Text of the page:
SAN JOSE -- At last year's NHL Draft, the Sharks grabbed a few headlines when they used the 21st overall pick to select Ryan Merkley -- an offensively-minded defenseman with a couple of questionable acts on his resume.
Things will probably be a little different this time around since San Jose doesn't have a pick in the first or second round -- and coverage of the draft tends to simmer as the latter rounds move along. But just because the Sharks aren't picking until later in the draft doesn't mean they won't find a key player for the future.
Exactly who the Sharks take with their picks is hard to pinpoint. Really, once big fish like Jack Hughes and Kaapo Kakko are selected, the draft can take any number of twists and turns.
We can say pretty confidently, though, that the Sharks are going to do their homework before selecting anyone. High-risk picks aren't off the table but in-depth discussions with players and careful consideration remain a premium, as the team demonstrated this last year when they selected Merkley with their first-round pick. Making picks in the third, fifth, sixth, and seventh rounds will take the same level of precision as they continue to build and evolve the team.
The Sharks have gotten plenty of production from young prospects taken in later rounds of the draft. Heck, both Joe Pavelski and Kevin Labanc were late-round picks for Team Teal who are not only on the current roster but had an impact on this year's playoff run. More recently, 2017 sixth-round pick Alexander Chmelevski has been making a name for himself during his junior hockey campaign, tallying 75 points in 56 games for the Ottawa 67s and seven points for Team USA in this past year's World Juniors competition.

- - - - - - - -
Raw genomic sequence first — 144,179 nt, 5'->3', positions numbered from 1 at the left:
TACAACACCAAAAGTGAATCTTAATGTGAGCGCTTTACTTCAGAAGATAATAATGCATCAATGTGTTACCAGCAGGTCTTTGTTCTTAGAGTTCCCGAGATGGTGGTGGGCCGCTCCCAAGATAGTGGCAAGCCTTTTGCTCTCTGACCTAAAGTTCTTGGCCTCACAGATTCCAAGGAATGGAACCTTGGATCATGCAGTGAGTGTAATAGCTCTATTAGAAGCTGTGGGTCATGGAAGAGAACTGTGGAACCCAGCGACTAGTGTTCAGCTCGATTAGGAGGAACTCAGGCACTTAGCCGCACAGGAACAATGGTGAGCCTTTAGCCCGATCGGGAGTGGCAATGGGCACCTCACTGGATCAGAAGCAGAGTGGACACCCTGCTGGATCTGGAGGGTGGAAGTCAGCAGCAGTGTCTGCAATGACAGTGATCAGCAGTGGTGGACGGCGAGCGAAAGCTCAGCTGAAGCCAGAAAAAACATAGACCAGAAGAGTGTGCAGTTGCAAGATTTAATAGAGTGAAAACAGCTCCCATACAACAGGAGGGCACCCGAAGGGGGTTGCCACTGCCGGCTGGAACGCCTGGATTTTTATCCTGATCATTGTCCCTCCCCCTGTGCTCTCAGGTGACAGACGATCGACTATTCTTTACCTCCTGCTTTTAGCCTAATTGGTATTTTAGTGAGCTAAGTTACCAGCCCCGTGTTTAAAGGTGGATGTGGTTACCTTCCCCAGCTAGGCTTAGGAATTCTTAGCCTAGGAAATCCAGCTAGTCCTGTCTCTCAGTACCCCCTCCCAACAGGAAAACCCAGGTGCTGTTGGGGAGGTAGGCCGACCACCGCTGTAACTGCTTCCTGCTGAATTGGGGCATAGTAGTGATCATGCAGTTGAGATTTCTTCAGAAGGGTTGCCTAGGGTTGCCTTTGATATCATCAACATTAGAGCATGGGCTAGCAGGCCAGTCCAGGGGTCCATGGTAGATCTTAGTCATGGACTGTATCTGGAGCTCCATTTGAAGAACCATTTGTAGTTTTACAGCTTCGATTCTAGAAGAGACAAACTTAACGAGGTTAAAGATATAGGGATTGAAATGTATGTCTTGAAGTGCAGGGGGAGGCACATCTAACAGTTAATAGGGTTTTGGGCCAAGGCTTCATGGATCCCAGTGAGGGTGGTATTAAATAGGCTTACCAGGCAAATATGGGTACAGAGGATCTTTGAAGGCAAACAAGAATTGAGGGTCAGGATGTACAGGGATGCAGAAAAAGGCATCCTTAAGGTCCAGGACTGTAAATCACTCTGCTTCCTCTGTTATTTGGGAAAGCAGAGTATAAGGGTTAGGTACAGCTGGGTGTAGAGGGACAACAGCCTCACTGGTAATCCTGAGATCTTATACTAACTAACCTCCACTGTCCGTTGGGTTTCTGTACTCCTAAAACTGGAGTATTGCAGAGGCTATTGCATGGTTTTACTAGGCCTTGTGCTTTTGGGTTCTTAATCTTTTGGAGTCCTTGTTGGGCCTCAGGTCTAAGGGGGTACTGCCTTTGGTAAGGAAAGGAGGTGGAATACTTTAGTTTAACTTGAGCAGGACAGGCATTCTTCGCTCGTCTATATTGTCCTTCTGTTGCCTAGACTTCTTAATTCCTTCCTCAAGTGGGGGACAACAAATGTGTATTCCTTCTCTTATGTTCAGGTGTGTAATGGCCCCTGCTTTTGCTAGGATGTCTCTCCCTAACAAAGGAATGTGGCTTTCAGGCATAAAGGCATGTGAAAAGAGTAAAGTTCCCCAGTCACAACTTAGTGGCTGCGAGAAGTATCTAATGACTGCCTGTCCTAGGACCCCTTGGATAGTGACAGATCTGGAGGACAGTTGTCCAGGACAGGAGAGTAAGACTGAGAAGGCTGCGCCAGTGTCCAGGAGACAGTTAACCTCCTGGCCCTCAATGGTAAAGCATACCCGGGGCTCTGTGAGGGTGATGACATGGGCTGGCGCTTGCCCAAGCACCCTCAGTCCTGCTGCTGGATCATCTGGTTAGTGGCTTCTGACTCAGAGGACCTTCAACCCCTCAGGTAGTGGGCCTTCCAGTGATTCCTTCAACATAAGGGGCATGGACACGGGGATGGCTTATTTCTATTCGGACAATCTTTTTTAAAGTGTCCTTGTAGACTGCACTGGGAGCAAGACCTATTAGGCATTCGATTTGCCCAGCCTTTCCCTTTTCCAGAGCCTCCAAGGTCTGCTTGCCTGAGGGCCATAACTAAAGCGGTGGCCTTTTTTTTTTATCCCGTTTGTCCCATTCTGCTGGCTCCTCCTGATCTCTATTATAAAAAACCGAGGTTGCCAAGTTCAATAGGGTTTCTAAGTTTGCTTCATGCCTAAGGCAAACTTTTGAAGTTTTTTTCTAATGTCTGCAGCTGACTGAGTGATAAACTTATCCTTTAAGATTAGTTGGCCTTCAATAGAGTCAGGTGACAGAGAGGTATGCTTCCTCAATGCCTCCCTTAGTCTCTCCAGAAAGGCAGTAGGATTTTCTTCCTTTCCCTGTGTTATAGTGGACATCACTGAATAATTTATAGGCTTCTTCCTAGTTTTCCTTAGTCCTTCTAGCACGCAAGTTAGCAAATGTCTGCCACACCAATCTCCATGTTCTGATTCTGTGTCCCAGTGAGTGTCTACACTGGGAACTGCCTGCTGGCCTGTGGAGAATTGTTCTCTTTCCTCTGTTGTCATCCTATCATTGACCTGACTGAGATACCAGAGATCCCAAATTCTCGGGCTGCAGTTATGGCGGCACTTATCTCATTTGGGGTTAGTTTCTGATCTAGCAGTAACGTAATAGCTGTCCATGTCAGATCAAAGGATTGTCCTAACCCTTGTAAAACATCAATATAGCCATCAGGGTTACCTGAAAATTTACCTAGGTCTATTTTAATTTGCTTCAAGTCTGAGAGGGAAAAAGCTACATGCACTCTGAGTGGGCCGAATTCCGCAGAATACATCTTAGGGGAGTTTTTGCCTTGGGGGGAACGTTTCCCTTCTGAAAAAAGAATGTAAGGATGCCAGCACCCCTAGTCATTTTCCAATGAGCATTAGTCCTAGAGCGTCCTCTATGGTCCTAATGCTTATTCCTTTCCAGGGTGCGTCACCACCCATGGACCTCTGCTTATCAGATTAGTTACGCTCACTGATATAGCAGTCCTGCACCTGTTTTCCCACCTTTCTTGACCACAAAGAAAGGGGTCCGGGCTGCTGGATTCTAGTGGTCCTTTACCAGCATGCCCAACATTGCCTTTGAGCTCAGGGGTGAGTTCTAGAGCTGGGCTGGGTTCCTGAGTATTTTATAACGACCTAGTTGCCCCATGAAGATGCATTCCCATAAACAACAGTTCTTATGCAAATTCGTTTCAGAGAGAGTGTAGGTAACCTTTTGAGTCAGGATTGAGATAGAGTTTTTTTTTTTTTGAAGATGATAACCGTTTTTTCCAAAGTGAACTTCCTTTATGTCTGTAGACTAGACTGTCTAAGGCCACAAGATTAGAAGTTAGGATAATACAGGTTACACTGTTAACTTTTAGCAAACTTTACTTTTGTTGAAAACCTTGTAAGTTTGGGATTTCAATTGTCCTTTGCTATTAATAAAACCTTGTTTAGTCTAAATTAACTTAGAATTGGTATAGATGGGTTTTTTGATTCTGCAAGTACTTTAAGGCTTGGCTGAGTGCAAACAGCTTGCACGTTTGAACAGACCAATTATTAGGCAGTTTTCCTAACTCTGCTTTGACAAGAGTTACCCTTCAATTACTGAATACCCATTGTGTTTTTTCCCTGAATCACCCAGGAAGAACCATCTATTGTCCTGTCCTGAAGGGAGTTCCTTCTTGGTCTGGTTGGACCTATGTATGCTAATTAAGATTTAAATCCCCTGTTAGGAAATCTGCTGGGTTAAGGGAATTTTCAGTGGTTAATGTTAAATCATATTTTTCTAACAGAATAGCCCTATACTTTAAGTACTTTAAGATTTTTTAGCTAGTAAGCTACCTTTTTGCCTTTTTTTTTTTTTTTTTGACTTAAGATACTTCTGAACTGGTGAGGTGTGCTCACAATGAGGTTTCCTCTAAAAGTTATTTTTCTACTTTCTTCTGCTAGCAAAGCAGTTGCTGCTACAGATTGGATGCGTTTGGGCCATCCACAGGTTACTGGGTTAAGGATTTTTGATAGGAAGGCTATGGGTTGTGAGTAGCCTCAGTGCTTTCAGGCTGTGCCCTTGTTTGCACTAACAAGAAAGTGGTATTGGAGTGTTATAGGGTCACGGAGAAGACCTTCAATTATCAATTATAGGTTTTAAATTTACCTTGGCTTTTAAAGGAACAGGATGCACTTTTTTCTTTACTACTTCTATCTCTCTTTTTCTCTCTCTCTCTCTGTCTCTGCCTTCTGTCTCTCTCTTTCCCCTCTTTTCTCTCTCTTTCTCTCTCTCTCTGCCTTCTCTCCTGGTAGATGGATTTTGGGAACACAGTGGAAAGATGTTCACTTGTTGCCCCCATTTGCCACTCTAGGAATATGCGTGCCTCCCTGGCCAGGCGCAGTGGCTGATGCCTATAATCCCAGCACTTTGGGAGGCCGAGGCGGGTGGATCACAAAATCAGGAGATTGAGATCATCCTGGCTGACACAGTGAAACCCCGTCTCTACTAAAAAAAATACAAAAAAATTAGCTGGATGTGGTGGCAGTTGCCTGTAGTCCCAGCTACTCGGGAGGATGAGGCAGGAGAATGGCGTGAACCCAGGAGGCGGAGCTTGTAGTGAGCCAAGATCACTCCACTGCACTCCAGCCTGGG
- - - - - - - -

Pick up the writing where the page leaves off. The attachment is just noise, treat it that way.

Chmelevski will, of course, be one of many prospects fans will get to see at San Jose's prospect scrimmage a week after the draft.
San Jose has even gone so far as to sign some of their late-round picks from the past couple of years to entry-level contracts. They signed three late-round picks including Chmelevski to deals in recent history -- with the other two players were forward Ivan Chekhovich (seventh round of the 2017 draft) and goaltender Zachary Emond (sixth round of the 2018 draft.)
What positions the Sharks choose to draft for is a bit of a mystery. Since none of their picks are going to be competing for an NHL spot right off the bat -- heck, this year's picks are all but guaranteed to spend time developing at the junior level before even getting a shot with the Barracuda -- San Jose can select for just about any position as they build for future seasons.
Given the high number of forwards they've selected over the last couple of years, San Jose may be looking to go after a few more blueliners, or perhaps follow up the Emond signing by adding another goalie into the mix.
Sure, the Sharks aren't going to be a team making splashy picks on the first day of this year's NHL Draft. But given their recent history of making good late-round picks, their selections over the weekend will be worth keeping an eye on.
The 2019 NHL Entry Draft will begin June 21 at Rogers Arena in Vancouver, British Columbia.